The AGM-129A ACM is built by Raytheon of Hughes Aircraft Corporation (formerly Convair Division of General Dynamics). The ACM is a positive step toward modernization of the US Strategic Command's (USSTRATCOM) nuclear force. The 49 TESTS began FOT&E Phase II testing in October of 1991. The missile saw its initial operational employment at 410th Bomb Wing, K.I. Sawyer AFB, Michigan. Again with a change in the force structure, Minot AFB and Barksdale AFB are also equipped with the ACM.

The ACM is a welcomed addition to Boeing's ALCM. It is a subsonic turbofan engine powered, winged missile with a computer controlled navigation system and armed with a nuclear warhead. A B-52 can carry 12 ACMs on wing mounted pylons.

The ACM's key to success has been the result of Convair's experience with past cruise missiles: The Tomahawk, ALCM, and Medium Range Standoff Attack Missile (MRSAM). Improvements in propulsion, aerodynamics, guidance, and signature technology provide USSTRATCOM with greater range and accuracy, more targeting flexibility, and reduced detectability. With ACM, USSTRATCOM has more options at its disposal; increased standoff capability, greater probability of arrival on target, and enhanced target coverage.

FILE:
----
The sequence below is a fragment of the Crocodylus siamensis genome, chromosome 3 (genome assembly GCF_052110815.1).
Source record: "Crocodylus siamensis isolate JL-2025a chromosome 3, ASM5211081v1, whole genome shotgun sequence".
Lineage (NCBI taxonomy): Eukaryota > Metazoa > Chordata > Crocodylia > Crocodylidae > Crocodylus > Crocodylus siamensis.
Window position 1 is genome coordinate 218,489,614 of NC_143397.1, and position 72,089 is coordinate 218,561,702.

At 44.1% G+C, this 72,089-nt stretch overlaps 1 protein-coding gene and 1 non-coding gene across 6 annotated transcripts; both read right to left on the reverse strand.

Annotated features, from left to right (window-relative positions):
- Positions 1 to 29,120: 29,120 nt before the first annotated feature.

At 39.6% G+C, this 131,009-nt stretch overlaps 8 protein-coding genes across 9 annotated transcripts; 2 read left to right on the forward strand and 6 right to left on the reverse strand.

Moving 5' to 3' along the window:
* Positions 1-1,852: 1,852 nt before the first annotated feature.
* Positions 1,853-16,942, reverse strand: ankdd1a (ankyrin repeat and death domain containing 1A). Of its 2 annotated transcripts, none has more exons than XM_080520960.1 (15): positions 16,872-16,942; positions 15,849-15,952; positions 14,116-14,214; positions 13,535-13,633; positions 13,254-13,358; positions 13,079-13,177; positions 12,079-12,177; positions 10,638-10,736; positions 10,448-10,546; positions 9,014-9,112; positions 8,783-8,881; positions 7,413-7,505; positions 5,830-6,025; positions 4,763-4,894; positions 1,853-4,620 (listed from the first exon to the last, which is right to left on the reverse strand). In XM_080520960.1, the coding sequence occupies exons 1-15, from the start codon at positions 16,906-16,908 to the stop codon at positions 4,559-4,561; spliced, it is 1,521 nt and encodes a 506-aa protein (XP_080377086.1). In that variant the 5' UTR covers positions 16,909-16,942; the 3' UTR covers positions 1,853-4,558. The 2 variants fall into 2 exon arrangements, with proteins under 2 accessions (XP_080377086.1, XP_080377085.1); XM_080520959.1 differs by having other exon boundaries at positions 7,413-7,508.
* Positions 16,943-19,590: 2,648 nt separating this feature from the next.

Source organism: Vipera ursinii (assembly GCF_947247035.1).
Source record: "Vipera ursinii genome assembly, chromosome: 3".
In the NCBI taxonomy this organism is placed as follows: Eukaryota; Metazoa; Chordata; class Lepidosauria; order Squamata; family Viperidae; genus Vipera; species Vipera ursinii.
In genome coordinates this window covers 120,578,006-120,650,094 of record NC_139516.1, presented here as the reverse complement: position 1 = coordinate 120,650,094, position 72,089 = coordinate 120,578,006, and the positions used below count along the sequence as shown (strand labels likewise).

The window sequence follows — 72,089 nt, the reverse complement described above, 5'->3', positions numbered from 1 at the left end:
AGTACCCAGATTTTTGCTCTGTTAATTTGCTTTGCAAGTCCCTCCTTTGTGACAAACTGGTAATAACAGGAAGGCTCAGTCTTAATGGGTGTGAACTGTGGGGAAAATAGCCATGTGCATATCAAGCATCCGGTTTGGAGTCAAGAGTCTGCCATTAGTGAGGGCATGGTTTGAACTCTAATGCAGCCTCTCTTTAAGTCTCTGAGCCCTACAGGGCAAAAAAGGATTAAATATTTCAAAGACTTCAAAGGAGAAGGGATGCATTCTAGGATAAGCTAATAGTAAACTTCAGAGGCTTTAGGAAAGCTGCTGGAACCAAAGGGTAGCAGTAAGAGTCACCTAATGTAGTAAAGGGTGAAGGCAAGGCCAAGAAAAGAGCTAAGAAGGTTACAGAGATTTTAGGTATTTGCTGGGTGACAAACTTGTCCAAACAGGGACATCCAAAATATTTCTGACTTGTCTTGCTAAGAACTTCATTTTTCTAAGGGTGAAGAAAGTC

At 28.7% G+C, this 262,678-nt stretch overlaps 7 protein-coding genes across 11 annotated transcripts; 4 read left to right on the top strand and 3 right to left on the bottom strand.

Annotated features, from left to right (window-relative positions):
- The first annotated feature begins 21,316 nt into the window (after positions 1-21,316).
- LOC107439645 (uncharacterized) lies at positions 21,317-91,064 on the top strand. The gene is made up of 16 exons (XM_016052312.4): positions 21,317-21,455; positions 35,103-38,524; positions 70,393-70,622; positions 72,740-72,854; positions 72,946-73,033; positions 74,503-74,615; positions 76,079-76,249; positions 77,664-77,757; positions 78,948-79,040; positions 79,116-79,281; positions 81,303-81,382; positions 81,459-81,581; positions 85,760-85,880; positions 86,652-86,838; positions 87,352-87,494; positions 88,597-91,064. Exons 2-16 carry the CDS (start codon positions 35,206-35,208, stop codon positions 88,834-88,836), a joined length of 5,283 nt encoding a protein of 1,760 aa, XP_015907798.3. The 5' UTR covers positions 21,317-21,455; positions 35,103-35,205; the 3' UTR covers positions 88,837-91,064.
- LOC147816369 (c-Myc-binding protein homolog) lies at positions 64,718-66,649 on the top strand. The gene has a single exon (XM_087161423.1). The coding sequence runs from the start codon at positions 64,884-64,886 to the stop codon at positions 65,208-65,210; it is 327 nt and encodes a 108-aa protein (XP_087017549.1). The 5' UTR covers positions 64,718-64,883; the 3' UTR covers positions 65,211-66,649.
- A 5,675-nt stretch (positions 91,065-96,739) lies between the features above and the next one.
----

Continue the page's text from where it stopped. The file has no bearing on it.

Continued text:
GLOBAL SHADOW, nickname for testing ACMs, is conducted in the same manner as GLOBAL CRUISE test missions.

The AGM-86C CALCM is also built by the Missile & Space Division of the Boeing Defense & Space Group. Development and testing began in 1986. The CALCM first saw operational use when seven B-52Gs, from Barksdale AFB LA, launched 35 missiles at high priority targets deep within Iraq during the opening rounds of Operation Desert Storm. Those sorties captured the record for the longest combat missions in history - over 35 hours and more than 14,000 miles round trip. As part of the command guidance, one 49 TESTS Operations person was onboard each aircraft during those missions. Currently, the CALCM is stockpiled at Barksdale AFB LA.

The CALCM is designed as a standoff conventional weapon to penetrate enemy defenses and strike targets. It is an AGM-86B cruise missile modified to carry a high-explosive, blast-fragmentation warhead. The missile is powered by a turbofan engine with navigation provided by an inertial guidance system. A B-52 can carry up to 20 missiles; 12 on wing mounted pylons, and 8 on a rotary launcher in the bomb bay.

The CALCM owes its effectiveness to a unique ability to fly accurately to the target, close to the ground, while avoiding detection. As part of the modification, the TERCOM was replaced with a global positioning system (GPS) receiver to periodically update the CALCM’s inertial navigation system.